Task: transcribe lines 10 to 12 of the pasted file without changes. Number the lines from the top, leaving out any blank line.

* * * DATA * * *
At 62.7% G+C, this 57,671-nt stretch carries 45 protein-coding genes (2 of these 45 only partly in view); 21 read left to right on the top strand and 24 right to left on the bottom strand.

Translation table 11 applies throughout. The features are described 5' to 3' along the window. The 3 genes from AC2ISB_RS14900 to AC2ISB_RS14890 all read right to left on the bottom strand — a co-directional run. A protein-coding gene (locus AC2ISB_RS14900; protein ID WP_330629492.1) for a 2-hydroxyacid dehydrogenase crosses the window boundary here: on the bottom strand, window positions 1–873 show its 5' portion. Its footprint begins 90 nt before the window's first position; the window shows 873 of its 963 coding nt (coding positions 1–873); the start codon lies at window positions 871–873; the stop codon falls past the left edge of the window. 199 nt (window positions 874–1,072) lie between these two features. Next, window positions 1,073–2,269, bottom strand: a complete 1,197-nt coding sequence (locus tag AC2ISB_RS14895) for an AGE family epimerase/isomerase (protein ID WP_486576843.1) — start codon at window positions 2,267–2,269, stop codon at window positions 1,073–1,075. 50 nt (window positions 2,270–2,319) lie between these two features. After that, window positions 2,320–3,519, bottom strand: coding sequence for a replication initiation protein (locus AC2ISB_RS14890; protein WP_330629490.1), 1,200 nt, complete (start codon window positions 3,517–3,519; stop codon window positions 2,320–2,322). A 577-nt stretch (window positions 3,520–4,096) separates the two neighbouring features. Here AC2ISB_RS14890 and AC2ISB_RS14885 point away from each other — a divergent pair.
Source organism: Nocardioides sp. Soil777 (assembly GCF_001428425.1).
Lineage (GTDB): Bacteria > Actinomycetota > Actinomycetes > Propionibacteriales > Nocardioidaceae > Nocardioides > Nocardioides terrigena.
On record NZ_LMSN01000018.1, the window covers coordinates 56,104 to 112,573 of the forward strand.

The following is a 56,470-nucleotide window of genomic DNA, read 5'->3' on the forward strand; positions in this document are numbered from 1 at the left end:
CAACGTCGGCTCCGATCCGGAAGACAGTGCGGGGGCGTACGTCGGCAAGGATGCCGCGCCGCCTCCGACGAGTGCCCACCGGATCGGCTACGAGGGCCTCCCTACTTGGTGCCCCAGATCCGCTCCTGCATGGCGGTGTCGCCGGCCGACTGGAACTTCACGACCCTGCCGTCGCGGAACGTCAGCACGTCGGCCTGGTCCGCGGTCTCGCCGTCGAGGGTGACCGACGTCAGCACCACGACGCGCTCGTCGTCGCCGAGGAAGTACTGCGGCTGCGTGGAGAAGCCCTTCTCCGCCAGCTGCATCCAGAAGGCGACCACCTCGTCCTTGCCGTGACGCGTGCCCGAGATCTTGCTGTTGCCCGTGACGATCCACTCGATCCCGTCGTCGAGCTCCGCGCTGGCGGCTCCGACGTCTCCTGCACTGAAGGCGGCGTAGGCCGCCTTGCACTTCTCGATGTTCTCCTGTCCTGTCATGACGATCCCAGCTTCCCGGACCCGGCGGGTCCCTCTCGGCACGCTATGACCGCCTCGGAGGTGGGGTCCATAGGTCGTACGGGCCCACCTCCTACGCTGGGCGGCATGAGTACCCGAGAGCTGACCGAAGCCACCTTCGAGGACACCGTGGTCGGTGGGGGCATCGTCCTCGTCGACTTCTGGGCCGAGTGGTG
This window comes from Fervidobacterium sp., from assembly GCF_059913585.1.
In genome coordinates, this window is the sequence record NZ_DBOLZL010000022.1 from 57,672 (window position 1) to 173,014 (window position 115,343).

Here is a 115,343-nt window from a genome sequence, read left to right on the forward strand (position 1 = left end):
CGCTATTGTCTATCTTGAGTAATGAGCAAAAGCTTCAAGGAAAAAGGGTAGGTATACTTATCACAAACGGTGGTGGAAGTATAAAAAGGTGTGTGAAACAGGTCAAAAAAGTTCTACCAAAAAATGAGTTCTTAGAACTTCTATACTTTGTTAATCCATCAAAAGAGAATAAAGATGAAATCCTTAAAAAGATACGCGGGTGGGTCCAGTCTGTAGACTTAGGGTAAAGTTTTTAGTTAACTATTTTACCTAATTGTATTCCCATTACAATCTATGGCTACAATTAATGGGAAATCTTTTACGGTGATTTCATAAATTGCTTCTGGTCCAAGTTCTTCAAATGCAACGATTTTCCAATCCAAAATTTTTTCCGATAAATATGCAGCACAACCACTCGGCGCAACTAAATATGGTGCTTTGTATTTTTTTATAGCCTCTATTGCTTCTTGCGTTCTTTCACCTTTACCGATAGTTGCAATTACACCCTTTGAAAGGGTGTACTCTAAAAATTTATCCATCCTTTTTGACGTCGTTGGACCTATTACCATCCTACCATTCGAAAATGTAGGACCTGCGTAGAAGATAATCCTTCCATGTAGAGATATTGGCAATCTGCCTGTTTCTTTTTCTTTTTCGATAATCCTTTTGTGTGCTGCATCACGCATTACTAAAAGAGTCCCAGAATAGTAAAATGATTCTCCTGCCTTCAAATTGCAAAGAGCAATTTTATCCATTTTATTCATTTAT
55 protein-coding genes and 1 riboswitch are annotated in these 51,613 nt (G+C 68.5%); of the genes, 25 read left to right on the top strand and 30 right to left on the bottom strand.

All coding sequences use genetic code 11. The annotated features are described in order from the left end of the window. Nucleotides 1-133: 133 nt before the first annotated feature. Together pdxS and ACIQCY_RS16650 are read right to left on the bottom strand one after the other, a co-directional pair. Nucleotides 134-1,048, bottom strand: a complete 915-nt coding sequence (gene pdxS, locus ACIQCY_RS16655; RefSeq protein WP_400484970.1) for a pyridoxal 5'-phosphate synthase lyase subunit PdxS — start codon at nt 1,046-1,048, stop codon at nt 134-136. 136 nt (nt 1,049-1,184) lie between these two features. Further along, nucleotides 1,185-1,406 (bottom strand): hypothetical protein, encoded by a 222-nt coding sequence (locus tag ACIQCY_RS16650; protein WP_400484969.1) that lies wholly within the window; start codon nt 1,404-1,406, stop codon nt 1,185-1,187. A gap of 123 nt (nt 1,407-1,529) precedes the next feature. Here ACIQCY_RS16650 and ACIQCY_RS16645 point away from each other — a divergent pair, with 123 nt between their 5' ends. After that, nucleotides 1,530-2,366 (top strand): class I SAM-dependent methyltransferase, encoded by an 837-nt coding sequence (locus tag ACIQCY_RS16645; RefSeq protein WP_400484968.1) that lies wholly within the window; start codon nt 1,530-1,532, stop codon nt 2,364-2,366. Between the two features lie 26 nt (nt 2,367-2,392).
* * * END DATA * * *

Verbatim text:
Here is a 115,343-nt window from a genome sequence, read left to right on the forward strand (position 1 = left end):
CGCTATTGTCTATCTTGAGTAATGAGCAAAAGCTTCAAGGAAAAAGGGTAGGTATACTTATCACAAACGGTGGTGGAAGTATAAAAAGGTGTGTGAAACAGGTCAAAAAAGTTCTACCAAAAAATGAGTTCTTAGAACTTCTATACTTTGTTAATCCATCAAAAGAGAATAAAGATGAAATCCTTAAAAAGATACGCGGGTGGGTCCAGTCTGTAGACTTAGGGTAAAGTTTTTAGTTAACTATTTTACCTAATTGTATTCCCATTACAATCTATGGCTACAATTAATGGGAAATCTTTTACGGTGATTTCATAAATTGCTTCTGGTCCAAGTTCTTCAAATGCAACGATTTTCCAATCCAAAATTTTTTCCGATAAATATGCAGCACAACCACTCGGCGCAACTAAATATGGTGCTTTGTATTTTTTTATAGCCTCTATTGCTTCTTGCGTTCTTTCACCTTTACCGATAGTTGCAATTACACCCTTTGAAAGGGTGTACTCTAAAAATTTATCCATCCTTTTTGACGTCGTTGGACCTATTACCATCCTACCATTCGAAAATGTAGGACCTGCGTAGAAGATAATCCTTCCATGTAGAGATATTGGCAATCTGCCTGTTTCTTTTTCTTTTTCGATAATCCTTTTGTGTGCTGCATCACGCATTACTAAAAGAGTCCCAGAATAGTAAAATGATTCTCCTGCCTTCAAATTGCAAAGAGCAATTTTATCCATTTTATTCATTTAT
55 protein-coding genes and 1 riboswitch are annotated in these 51,613 nt (G+C 68.5%); of the genes, 25 read left to right on the top strand and 30 right to left on the bottom strand.